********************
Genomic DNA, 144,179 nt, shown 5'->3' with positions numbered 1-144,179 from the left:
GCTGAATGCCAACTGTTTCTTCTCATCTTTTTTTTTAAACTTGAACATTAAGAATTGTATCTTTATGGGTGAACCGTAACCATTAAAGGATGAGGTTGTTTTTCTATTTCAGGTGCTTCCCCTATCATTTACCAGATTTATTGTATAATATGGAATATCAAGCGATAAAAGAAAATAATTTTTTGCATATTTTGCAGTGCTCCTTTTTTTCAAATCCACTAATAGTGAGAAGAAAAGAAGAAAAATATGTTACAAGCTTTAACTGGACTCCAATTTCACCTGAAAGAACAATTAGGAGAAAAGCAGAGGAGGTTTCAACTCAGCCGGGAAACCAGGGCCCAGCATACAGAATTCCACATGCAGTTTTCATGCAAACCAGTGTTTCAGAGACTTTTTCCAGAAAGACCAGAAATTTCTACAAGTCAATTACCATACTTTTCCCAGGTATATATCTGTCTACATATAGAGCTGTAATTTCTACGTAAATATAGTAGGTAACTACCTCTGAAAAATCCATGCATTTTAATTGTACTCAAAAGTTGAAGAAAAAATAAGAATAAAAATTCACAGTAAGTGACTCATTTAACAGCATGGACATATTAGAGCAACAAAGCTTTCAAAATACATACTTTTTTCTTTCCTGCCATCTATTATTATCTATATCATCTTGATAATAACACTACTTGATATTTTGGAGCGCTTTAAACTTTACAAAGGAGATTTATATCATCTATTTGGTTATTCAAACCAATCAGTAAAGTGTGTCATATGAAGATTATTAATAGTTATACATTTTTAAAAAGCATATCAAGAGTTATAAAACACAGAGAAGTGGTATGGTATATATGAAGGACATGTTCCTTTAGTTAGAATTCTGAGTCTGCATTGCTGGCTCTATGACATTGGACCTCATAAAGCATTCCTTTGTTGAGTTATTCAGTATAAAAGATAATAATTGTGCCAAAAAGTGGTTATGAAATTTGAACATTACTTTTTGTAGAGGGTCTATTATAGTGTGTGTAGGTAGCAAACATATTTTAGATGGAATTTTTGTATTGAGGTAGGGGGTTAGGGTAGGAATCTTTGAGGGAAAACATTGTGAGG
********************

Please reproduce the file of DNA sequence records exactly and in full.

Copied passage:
Genomic DNA, 144,179 nt, shown 5'->3' with positions numbered 1-144,179 from the left:
GCTGAATGCCAACTGTTTCTTCTCATCTTTTTTTTTAAACTTGAACATTAAGAATTGTATCTTTATGGGTGAACCGTAACCATTAAAGGATGAGGTTGTTTTTCTATTTCAGGTGCTTCCCCTATCATTTACCAGATTTATTGTATAATATGGAATATCAAGCGATAAAAGAAAATAATTTTTTGCATATTTTGCAGTGCTCCTTTTTTTCAAATCCACTAATAGTGAGAAGAAAAGAAGAAAAATATGTTACAAGCTTTAACTGGACTCCAATTTCACCTGAAAGAACAATTAGGAGAAAAGCAGAGGAGGTTTCAACTCAGCCGGGAAACCAGGGCCCAGCATACAGAATTCCACATGCAGTTTTCATGCAAACCAGTGTTTCAGAGACTTTTTCCAGAAAGACCAGAAATTTCTACAAGTCAATTACCATACTTTTCCCAGGTATATATCTGTCTACATATAGAGCTGTAATTTCTACGTAAATATAGTAGGTAACTACCTCTGAAAAATCCATGCATTTTAATTGTACTCAAAAGTTGAAGAAAAAATAAGAATAAAAATTCACAGTAAGTGACTCATTTAACAGCATGGACATATTAGAGCAACAAAGCTTTCAAAATACATACTTTTTTCTTTCCTGCCATCTATTATTATCTATATCATCTTGATAATAACACTACTTGATATTTTGGAGCGCTTTAAACTTTACAAAGGAGATTTATATCATCTATTTGGTTATTCAAACCAATCAGTAAAGTGTGTCATATGAAGATTATTAATAGTTATACATTTTTAAAAAGCATATCAAGAGTTATAAAACACAGAGAAGTGGTATGGTATATATGAAGGACATGTTCCTTTAGTTAGAATTCTGAGTCTGCATTGCTGGCTCTATGACATTGGACCTCATAAAGCATTCCTTTGTTGAGTTATTCAGTATAAAAGATAATAATTGTGCCAAAAAGTGGTTATGAAATTTGAACATTACTTTTTGTAGAGGGTCTATTATAGTGTGTGTAGGTAGCAAACATATTTTAGATGGAATTTTTGTATTGAGGTAGGGGGTTAGGGTAGGAATCTTTGAGGGAAAACATTGTGAGG